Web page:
House of Merchandise

House of Merchandise. It was early in the ministry of Jesus, time for the Passover, when the Words of Christ were spoken in John 2:13-22. What did Jesus mean when He said he would build the temple in three days?

13 Now the Passover of the Jews was at hand, and Jesus went up to Jerusalem. 14 And He found in the temple those who sold oxen and sheep and doves, and the money changers doing business. 15 When He had made a whip of cords, He drove them all out of the temple, with the sheep and the oxen, and poured out the changers’ money and overturned the tables. 16 And He said to those who sold doves, “Take these things away! Do not make My Father’s house a house of merchandise!” 17 Then His disciples remembered that it was written, “Zeal for Your house has eaten Me up.”

18 So the Jews answered and said to Him, “What sign do You show to us, since You do these things?”

19 Jesus answered and said to them, “Destroy this temple, and in three days I will raise it up.”

20 Then the Jews said, “It has taken forty-six years to build this temple, and will You raise it up in three days?”

21 But He was speaking of the temple of His body. 22 Therefore, when He had risen from the dead, His disciples remembered that He had said this to them; and they believed the Scripture and the word which Jesus had said.

John 2:13-22, NKJV

House of Merchandise

House of Merchandise. This devotion is a continuation of devotions in a series entitled, "Words of Christ." Our Bible passage for this devotional is from John 2:13-22. Jesus went up to the Passover, as did millions of other Jews, but upon seeing the merchandisers in the temple shouted, "Take these things away! Do not make my Father's house a house of merchandise."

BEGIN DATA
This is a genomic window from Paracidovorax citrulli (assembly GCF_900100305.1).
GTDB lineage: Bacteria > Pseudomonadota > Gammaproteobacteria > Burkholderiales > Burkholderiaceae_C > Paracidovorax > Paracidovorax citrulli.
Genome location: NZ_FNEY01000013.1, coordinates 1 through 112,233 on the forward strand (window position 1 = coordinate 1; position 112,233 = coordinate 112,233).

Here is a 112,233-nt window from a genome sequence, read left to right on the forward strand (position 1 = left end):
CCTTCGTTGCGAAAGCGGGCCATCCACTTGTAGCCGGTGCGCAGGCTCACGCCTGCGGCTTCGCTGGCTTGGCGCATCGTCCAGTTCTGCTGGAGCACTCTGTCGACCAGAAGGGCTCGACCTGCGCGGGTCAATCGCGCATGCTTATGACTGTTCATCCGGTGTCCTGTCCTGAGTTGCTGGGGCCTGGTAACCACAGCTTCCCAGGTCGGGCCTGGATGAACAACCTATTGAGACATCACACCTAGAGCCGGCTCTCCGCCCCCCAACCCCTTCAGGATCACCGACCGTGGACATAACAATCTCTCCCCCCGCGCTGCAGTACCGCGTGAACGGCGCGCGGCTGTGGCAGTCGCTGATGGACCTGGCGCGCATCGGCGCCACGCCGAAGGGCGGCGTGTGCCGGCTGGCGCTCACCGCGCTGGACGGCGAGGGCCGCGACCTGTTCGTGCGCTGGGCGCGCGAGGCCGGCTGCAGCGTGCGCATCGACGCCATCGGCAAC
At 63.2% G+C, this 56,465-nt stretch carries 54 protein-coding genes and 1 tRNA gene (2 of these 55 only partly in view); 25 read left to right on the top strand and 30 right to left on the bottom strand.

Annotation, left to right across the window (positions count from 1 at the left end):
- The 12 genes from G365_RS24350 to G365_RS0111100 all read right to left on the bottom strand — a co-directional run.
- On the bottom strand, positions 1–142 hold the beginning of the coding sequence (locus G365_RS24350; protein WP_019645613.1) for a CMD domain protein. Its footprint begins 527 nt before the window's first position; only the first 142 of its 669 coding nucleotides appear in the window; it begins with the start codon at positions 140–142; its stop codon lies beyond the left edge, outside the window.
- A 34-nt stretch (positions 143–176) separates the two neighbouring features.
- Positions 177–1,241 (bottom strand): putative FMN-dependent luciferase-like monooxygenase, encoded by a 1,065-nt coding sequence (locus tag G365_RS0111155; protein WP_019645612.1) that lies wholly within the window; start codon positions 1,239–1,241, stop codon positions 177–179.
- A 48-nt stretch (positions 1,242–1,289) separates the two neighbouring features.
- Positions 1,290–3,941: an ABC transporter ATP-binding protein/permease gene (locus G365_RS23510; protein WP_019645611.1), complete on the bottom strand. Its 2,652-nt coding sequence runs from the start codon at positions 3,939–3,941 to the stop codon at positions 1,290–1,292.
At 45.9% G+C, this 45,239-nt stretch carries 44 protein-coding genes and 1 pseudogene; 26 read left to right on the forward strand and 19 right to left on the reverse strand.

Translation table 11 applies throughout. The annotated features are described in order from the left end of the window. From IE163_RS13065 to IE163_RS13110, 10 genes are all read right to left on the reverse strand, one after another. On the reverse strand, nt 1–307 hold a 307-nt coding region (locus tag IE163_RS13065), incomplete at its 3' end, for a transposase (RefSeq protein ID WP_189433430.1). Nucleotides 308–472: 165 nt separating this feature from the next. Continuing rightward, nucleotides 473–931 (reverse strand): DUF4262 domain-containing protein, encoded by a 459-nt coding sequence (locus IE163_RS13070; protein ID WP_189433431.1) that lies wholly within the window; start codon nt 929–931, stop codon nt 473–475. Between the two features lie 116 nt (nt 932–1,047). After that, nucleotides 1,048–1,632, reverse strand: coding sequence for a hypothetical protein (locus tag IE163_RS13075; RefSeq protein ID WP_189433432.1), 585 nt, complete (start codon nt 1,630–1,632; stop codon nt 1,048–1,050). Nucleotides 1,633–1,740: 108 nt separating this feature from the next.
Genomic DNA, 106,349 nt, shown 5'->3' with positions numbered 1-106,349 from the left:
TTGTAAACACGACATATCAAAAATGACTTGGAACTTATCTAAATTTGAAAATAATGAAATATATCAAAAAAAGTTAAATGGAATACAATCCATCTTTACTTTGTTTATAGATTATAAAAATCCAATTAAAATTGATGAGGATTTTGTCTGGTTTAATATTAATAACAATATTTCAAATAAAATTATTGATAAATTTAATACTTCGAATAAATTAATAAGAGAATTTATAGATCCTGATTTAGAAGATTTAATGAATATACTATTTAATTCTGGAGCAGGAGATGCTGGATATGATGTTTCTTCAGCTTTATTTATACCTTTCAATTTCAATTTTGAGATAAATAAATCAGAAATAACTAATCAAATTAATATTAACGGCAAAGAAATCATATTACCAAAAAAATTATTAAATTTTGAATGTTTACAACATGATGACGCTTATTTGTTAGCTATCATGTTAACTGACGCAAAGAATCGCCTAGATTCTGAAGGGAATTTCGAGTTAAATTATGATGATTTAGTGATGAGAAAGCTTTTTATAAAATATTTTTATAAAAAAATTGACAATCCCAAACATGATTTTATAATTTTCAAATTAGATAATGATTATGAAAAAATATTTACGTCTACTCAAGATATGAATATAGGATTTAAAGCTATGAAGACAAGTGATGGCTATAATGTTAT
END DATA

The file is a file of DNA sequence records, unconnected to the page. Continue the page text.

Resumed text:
Who did this "man" think he was? The Jews were indignant by His actions and demanded of Him a sign. Jesus replied, "Destroy this temple and in three days I will raise it up."

As was so often the case during the ministry of Christ, the religious leaders of that day did not have a clue as to the meaning of Jesus words. They immediately assumed that He was speaking of the temple, which had taken 46 years to build.

So, we find two dilemmas in this passage from John 2. First, the people of Christ's day, including the religious leaders, did not even begin to show the proper respect due to the Temple. The Temple was to be a house of worship and prayer, not a place for commerce. Not only were the Jewish leaders using the temple for commerce, but they were cheating the people. By forcing the people to buy the animals for sacrifice which were for sale in the temple courtyard, the religious leaders were making a tidy profit.

We might say, well we would never do such a thing in this the 21st century--we do not even make animal sacrifices. I would ask you, however, are there occasions today where churches and religious leaders are making huge profits today in the name of religion? In other words, have they made a business of "selling Jesus?" I am not speaking of authors who are paid for their work, but let us look carefully at those who are drawing large crowds, charging huge fees, and not truly preaching and teaching the Word of God.